If you get a loop, pay attention to chain tension and lube and give it a whirl. Some folks really like it, some do not. Having a local place to sharpen it seems to make a difference.

As a person with buckets of used chain, I tend to just swap chains regularly. The carbide chains I have used were never as fast as a decent semichisel or as smooth.
What do you do with your chains? Send them in by the bucket full to be sharpened or just toss them out?
I'm just an occasional wood cutter with a few saws. I typically run a file across the cutters every other tank, and grind them before I put them away, or maybe a couple of days later. If a carbide chain can eliminate that or at least minimize it I'm happy. But if a carbide tip is going to cause more headache by breaking or chipping, then what is the appeal? Do guys mainly use them for "dirty" trees or stump work then?
 
buttercup

buttercup

Gone fishing
Joined
Aug 8, 2019
Messages
1,533
Location
Osterøy, Norway
Carbide will chip, shatter or fall off if it hits anything hard enough to damage it. Depending on the type that can be metal, rock, “dirt” or excessive heat...
It makes me wonder what soft iron would do encountering that... "excessive heat" - you saying soft iron takes excessive heat better than tungsten carbide?
 
buttercup

buttercup

Gone fishing
Joined
Aug 8, 2019
Messages
1,533
Location
Osterøy, Norway
Never mind, I just have a critics point of view. No real experience, other than in wood working and metal tooling that is. Harder is more brittle, softer is softer... bad things happens to both.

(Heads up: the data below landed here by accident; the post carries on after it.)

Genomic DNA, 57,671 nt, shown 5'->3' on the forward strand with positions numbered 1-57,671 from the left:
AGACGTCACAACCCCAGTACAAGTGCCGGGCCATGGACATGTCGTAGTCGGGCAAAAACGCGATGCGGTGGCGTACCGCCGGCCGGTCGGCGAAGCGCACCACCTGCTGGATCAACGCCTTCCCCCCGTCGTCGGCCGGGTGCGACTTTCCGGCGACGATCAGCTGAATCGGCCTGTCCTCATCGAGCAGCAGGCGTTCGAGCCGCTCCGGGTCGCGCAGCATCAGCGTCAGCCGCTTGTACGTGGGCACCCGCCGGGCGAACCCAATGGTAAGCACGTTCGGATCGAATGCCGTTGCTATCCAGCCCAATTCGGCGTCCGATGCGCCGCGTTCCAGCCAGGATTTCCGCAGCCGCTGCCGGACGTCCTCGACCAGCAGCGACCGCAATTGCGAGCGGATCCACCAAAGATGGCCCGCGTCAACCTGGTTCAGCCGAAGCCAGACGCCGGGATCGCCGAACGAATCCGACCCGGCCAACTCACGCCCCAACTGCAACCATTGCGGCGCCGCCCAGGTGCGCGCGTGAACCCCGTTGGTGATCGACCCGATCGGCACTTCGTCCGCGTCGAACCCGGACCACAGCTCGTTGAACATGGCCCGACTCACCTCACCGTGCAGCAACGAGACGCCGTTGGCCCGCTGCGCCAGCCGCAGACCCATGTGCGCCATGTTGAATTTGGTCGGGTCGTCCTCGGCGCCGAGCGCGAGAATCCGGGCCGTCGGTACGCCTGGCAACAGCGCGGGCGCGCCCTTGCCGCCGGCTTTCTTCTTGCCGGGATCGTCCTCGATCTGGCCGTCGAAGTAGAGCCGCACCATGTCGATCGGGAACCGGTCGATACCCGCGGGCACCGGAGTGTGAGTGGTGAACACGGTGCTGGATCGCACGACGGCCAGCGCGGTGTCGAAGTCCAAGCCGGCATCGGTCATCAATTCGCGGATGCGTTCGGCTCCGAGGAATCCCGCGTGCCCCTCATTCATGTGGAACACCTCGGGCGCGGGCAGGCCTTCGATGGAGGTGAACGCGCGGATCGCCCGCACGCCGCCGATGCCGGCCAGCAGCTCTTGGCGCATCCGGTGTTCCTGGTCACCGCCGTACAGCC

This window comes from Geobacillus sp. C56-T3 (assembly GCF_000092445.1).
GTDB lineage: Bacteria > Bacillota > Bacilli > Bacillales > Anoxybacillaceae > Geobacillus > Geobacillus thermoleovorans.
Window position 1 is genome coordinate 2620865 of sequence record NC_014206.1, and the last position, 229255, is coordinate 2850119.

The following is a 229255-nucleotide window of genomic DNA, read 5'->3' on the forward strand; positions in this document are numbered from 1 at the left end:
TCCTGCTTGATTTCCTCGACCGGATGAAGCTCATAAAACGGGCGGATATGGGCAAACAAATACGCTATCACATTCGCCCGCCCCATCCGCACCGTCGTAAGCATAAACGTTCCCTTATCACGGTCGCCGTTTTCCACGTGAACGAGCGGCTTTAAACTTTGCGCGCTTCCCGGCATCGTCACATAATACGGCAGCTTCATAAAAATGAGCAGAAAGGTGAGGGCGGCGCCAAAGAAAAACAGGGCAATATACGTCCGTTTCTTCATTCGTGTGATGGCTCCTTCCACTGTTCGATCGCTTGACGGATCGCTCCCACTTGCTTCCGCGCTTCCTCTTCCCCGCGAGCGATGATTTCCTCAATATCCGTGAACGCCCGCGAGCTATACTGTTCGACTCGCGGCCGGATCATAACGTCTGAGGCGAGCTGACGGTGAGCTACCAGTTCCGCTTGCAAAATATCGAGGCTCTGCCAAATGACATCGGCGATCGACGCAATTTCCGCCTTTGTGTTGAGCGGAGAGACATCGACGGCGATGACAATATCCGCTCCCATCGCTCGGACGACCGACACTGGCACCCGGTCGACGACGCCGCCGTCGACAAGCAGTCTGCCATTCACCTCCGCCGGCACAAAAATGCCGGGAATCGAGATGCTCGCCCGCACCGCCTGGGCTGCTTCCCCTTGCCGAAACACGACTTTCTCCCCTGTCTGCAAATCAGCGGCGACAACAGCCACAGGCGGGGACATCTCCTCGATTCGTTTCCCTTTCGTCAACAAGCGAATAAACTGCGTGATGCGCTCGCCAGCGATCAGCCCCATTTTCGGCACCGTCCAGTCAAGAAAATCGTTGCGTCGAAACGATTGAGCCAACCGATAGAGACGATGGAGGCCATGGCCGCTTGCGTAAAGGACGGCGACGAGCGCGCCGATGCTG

Wouldn't want a knife with a soft edge though...
 
rogue60

rogue60

ArboristSite Operative
Joined
Feb 14, 2012
Messages
281
Location
au
Yes it will chip or shatter if you hit something hard like say a little stone in bark for one example.
buttercup sounds like you cut only clean wood? go nick a rock with your magic chain and report back.
At least with normal chain you just sharpen it if you hit something carbide on the other hand will be trashed at best.
 
noodlewalker

noodlewalker

ArboristSite Operative
Joined
Jan 14, 2016
Messages
499
Age
43
Location
iowa
It makes me wonder what soft iron would do encountering that... "excessive heat" - you saying soft iron takes excessive heat better than tungsten carbide?
Then why comment??? If you have no experience why would you chime in? I openly said I have zero experience with it and am looking for input from people who have experience with it. If you make a comment about a manufacturer of a product which happens to be the manufacturer of the product I am actively looking at buying, I am going to take that comment as a real assessment of the product... Then you say you have no experience with it... WTF? Just being a critic doesn't help anyone, especially if you are criticising something you have never used.
 
motorhead99999

motorhead99999

Jeepin tree man
Joined
Oct 2, 2019
Messages
621
Age
27
Location
Sharon springs ny
We used a couple carbide chains building pole barns. If you hit a nail be prepared to buy a new chain. Most of the time the carbides fall off unless I or someone knowledgeable are running the saw and are always ready to to pick up the saw out of the cut when we hear that nasty sound.
 
rogue60

rogue60

ArboristSite Operative
Joined
Feb 14, 2012
Messages
281
Location
au
Carbide chain has many myths attached to it one being you can cut anything with it.
For the money and time would it be better invested in learning how to sharpen normal chain efficiently than looking for a magic mythical chain that never needs sharpening? absolutely.
Also a big part is knowing what you can and can't cut if you see dirt clean it off if bark has dirt in it use an axe to cut it away at your cut. There is no magical solution as yet to cutting dirty timber.
 
Top